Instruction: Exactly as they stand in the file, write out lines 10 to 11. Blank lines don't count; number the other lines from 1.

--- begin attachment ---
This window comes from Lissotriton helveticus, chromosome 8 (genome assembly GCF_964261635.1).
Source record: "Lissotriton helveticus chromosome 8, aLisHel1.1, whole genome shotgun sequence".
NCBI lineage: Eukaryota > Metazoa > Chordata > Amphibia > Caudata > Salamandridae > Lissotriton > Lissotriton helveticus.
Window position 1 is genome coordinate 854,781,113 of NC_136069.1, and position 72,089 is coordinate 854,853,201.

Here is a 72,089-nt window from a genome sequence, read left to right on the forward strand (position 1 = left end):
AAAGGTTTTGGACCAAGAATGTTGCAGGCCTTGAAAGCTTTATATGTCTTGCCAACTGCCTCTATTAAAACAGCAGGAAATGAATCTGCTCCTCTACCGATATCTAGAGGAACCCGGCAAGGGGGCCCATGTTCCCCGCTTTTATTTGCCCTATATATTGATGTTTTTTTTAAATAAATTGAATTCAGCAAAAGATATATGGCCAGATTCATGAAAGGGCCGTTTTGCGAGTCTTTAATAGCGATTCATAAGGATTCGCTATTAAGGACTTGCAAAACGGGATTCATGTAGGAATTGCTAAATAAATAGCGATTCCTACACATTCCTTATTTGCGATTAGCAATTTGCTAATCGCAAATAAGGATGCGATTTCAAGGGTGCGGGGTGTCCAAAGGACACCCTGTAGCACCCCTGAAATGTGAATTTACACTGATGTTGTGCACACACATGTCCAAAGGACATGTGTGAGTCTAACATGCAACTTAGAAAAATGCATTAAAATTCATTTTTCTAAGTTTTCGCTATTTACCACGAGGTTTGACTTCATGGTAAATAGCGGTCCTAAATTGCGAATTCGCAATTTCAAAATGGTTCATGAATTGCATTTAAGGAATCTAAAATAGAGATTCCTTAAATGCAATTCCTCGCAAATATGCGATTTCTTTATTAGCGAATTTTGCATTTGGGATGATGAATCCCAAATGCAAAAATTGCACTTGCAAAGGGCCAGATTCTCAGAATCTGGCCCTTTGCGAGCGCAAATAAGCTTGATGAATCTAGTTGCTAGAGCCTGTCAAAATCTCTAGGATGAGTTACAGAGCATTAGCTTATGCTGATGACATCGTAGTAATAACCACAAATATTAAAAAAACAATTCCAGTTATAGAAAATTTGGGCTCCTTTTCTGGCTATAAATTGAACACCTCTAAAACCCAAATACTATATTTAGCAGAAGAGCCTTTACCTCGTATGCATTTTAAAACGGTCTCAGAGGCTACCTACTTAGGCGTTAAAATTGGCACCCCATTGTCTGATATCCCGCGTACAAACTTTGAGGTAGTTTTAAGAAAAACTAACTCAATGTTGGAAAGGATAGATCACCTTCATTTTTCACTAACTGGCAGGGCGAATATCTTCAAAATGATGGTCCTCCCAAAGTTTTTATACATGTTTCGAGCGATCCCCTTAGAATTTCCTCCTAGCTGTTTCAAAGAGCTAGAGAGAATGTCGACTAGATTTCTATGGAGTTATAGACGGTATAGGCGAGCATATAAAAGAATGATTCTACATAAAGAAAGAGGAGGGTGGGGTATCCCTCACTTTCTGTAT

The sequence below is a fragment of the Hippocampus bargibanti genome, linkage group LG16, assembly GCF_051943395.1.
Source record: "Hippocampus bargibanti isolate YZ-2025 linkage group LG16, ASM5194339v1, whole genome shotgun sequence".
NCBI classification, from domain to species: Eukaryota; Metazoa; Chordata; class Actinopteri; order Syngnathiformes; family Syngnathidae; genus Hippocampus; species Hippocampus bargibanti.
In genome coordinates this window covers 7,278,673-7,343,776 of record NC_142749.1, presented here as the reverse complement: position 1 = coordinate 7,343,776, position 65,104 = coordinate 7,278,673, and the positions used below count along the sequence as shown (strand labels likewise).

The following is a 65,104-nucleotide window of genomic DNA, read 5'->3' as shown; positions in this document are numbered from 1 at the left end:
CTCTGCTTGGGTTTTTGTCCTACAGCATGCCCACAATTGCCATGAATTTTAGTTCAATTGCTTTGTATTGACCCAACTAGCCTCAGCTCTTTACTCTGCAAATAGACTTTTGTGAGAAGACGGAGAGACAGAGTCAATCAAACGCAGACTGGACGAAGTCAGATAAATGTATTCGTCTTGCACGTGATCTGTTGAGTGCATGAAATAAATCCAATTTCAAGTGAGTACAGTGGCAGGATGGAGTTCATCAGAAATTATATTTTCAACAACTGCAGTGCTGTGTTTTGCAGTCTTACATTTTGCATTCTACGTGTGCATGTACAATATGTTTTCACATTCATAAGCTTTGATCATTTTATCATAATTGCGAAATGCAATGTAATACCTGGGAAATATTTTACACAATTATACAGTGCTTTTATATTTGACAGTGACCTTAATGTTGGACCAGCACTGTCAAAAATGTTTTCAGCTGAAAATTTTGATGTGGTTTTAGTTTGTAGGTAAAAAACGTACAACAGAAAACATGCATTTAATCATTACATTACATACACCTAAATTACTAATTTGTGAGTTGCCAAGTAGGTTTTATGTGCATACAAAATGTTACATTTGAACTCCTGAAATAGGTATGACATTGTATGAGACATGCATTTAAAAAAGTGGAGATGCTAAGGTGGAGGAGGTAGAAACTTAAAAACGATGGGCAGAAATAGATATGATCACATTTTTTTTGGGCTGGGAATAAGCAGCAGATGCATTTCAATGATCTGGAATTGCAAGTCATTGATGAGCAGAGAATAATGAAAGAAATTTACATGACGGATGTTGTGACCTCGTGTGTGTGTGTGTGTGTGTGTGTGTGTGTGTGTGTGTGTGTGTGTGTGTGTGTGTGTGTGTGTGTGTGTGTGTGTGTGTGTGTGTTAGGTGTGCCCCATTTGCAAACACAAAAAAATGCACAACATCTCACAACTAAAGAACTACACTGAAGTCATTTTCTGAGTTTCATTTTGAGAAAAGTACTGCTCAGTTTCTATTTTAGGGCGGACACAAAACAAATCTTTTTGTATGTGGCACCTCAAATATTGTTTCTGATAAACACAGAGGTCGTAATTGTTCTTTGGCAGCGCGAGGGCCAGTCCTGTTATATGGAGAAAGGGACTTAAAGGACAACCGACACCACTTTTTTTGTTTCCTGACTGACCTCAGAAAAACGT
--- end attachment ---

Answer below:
In genome coordinates this window covers 7,278,673-7,343,776 of record NC_142749.1, presented here as the reverse complement: position 1 = coordinate 7,343,776, position 65,104 = coordinate 7,278,673, and the positions used below count along the sequence as shown (strand labels likewise).

The following is a 65,104-nucleotide window of genomic DNA, read 5'->3' as shown; positions in this document are numbered from 1 at the left end: